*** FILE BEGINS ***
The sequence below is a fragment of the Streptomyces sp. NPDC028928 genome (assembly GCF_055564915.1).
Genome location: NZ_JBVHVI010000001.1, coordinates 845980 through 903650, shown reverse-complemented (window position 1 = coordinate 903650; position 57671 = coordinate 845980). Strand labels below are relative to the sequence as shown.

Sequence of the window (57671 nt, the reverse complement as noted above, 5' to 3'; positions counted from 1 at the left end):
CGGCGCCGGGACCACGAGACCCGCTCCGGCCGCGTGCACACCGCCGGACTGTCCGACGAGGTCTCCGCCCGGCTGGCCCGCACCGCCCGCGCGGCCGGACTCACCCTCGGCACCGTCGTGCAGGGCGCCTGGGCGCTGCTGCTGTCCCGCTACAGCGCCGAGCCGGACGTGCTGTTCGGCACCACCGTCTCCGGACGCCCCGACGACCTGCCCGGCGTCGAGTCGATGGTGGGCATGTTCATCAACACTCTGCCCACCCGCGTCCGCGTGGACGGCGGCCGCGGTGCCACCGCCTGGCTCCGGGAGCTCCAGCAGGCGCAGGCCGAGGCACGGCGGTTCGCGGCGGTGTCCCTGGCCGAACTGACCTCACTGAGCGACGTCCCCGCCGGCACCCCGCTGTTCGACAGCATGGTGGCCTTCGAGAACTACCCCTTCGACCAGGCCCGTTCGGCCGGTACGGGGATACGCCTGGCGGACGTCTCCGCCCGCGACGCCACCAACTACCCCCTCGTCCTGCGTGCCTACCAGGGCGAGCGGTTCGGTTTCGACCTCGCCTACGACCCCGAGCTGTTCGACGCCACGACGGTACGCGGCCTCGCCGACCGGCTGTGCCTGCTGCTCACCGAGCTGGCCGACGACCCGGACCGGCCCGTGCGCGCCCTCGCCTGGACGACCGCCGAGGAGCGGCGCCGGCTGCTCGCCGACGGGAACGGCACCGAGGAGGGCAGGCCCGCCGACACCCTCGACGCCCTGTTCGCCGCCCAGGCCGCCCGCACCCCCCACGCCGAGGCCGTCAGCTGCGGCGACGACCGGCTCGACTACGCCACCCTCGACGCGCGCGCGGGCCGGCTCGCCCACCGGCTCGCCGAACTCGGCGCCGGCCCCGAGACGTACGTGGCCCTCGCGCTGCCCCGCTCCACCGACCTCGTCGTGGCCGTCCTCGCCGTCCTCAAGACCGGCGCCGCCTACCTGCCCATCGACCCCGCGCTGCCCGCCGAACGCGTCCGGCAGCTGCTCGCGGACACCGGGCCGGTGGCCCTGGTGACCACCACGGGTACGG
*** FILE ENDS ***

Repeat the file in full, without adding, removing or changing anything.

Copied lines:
The sequence below is a fragment of the Streptomyces sp. NPDC028928 genome (assembly GCF_055564915.1).
Genome location: NZ_JBVHVI010000001.1, coordinates 845980 through 903650, shown reverse-complemented (window position 1 = coordinate 903650; position 57671 = coordinate 845980). Strand labels below are relative to the sequence as shown.

Sequence of the window (57671 nt, the reverse complement as noted above, 5' to 3'; positions counted from 1 at the left end):
CGGCGCCGGGACCACGAGACCCGCTCCGGCCGCGTGCACACCGCCGGACTGTCCGACGAGGTCTCCGCCCGGCTGGCCCGCACCGCCCGCGCGGCCGGACTCACCCTCGGCACCGTCGTGCAGGGCGCCTGGGCGCTGCTGCTGTCCCGCTACAGCGCCGAGCCGGACGTGCTGTTCGGCACCACCGTCTCCGGACGCCCCGACGACCTGCCCGGCGTCGAGTCGATGGTGGGCATGTTCATCAACACTCTGCCCACCCGCGTCCGCGTGGACGGCGGCCGCGGTGCCACCGCCTGGCTCCGGGAGCTCCAGCAGGCGCAGGCCGAGGCACGGCGGTTCGCGGCGGTGTCCCTGGCCGAACTGACCTCACTGAGCGACGTCCCCGCCGGCACCCCGCTGTTCGACAGCATGGTGGCCTTCGAGAACTACCCCTTCGACCAGGCCCGTTCGGCCGGTACGGGGATACGCCTGGCGGACGTCTCCGCCCGCGACGCCACCAACTACCCCCTCGTCCTGCGTGCCTACCAGGGCGAGCGGTTCGGTTTCGACCTCGCCTACGACCCCGAGCTGTTCGACGCCACGACGGTACGCGGCCTCGCCGACCGGCTGTGCCTGCTGCTCACCGAGCTGGCCGACGACCCGGACCGGCCCGTGCGCGCCCTCGCCTGGACGACCGCCGAGGAGCGGCGCCGGCTGCTCGCCGACGGGAACGGCACCGAGGAGGGCAGGCCCGCCGACACCCTCGACGCCCTGTTCGCCGCCCAGGCCGCCCGCACCCCCCACGCCGAGGCCGTCAGCTGCGGCGACGACCGGCTCGACTACGCCACCCTCGACGCGCGCGCGGGCCGGCTCGCCCACCGGCTCGCCGAACTCGGCGCCGGCCCCGAGACGTACGTGGCCCTCGCGCTGCCCCGCTCCACCGACCTCGTCGTGGCCGTCCTCGCCGTCCTCAAGACCGGCGCCGCCTACCTGCCCATCGACCCCGCGCTGCCCGCCGAACGCGTCCGGCAGCTGCTCGCGGACACCGGGCCGGTGGCCCTGGTGACCACCACGGGTACGG